In the summer of 1997, Memorial Church’s policies changed to permit the officiation of same-sex weddings, five years after longtime Memorial Church Pusey Minister Reverend Peter J. Gomes came out as gay.
Robert L. Parlin ’85 said that prior to the announcement, he and his partner Benjamin “Bren” Bataclan, who were planning on getting married, didn’t know when and where they would do so.
“I immediately went to the church officials and said we’d like to sign up, and it turned out we were the first,” Parlin said. “It was so exciting to do it at my alma mater — a beautiful, beautiful place.”
The ceremony was held on April 18, 1998 — a beautiful day, Parlin recalled. The couple had a large, traditional Catholic ceremony accompanied by musical performances from friends and poetry readings. After the event, they walked into Harvard Yard.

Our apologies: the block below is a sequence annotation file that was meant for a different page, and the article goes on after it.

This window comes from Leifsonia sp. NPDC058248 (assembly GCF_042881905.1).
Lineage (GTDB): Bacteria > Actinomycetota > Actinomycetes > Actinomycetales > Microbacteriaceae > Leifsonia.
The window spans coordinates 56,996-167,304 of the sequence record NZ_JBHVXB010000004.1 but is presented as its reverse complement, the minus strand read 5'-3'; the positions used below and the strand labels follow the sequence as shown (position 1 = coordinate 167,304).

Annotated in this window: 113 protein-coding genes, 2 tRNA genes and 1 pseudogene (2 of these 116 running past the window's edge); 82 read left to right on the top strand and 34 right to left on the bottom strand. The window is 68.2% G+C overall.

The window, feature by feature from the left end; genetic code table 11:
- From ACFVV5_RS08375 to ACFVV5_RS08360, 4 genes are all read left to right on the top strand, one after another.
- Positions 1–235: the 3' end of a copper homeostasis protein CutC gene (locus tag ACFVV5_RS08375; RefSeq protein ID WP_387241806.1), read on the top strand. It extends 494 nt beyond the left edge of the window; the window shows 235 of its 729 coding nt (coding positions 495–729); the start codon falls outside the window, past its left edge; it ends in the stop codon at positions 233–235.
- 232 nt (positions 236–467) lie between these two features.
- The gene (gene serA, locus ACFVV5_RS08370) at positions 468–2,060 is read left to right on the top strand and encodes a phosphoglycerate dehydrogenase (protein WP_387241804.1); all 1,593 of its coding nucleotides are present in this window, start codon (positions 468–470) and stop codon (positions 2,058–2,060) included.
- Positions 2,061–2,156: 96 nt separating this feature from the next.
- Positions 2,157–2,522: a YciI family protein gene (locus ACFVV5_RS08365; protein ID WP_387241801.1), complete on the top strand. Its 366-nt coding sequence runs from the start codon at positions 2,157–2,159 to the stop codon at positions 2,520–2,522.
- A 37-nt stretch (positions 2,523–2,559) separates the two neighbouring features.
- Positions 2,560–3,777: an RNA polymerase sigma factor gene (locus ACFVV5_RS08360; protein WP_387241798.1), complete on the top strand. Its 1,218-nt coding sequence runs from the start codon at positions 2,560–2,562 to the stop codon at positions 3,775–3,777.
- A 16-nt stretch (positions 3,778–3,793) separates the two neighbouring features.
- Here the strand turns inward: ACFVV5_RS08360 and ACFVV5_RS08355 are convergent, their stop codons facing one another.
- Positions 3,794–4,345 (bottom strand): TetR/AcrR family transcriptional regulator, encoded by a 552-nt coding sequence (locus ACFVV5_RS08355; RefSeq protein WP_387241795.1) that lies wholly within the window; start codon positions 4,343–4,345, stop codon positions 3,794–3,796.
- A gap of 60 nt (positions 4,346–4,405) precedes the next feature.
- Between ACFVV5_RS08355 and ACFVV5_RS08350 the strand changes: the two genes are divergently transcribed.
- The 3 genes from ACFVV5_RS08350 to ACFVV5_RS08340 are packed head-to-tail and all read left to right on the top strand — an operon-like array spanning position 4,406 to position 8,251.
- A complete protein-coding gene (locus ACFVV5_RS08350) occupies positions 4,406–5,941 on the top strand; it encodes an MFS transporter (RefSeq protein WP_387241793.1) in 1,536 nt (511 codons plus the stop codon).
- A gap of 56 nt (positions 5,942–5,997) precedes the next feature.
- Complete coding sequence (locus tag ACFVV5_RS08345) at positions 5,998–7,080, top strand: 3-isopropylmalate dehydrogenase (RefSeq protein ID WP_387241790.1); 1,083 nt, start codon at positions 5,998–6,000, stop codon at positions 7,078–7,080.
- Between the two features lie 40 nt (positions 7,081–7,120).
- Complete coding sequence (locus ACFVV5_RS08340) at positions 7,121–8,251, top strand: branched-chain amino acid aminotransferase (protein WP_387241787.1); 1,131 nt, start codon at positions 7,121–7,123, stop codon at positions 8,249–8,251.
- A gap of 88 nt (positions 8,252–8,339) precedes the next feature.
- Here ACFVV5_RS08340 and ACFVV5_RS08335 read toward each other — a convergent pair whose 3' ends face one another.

“It happened to be some kind of parents’ weekend,” Parlin said. “They kept coming up to Bren, my husband and I, asking where the bride was.”
Tattenbaum recalled that “people really freaked out” over Parlin and Bataclan’s marriage, backlash that was “dismaying” to see.
“I don’t remember students being bothered by it at all, certainly not the students I knew. It seemed more like community alumni, folks like that who were bothered by it — by the symbolism of it,” she said. “It was reflective of the community and homophobia at large, which was also part of the community and campus life.”
Another significant moment in LGBTQ+ representation at Harvard was the appointment of Diana L. Eck and Dorothy A. Austin as the first same-sex couple to become faculty deans at Lowell House in 1998.
Goldfarb didn’t recall any negative blowback from students, and she remembered their eventual wedding at Memorial Church as “beautiful” and “absolutely packed,” with a parade of people moving to the reception held at Lowell.
According to Goldfarb, former Dean of the College Harry R. Lewis ’68, who appointed the couple, was worried about pushback from alumni but was surprised by the lack of criticism after the announcement.
“He said he got maybe two or three letters from cranky old alumni and that was it,” Goldfarb said.